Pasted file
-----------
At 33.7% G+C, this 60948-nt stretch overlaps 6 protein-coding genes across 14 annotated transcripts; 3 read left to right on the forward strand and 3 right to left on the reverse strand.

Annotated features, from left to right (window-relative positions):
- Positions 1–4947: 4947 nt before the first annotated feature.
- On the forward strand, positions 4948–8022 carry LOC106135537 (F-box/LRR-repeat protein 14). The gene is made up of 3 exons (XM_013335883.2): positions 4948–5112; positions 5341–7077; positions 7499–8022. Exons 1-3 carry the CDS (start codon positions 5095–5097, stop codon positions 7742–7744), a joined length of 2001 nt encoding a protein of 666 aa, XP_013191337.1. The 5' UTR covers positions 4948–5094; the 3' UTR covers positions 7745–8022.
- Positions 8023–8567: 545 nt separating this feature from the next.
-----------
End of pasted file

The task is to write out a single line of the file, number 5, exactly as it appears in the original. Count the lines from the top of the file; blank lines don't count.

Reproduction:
- Positions 8023–8567: 545 nt separating this feature from the next.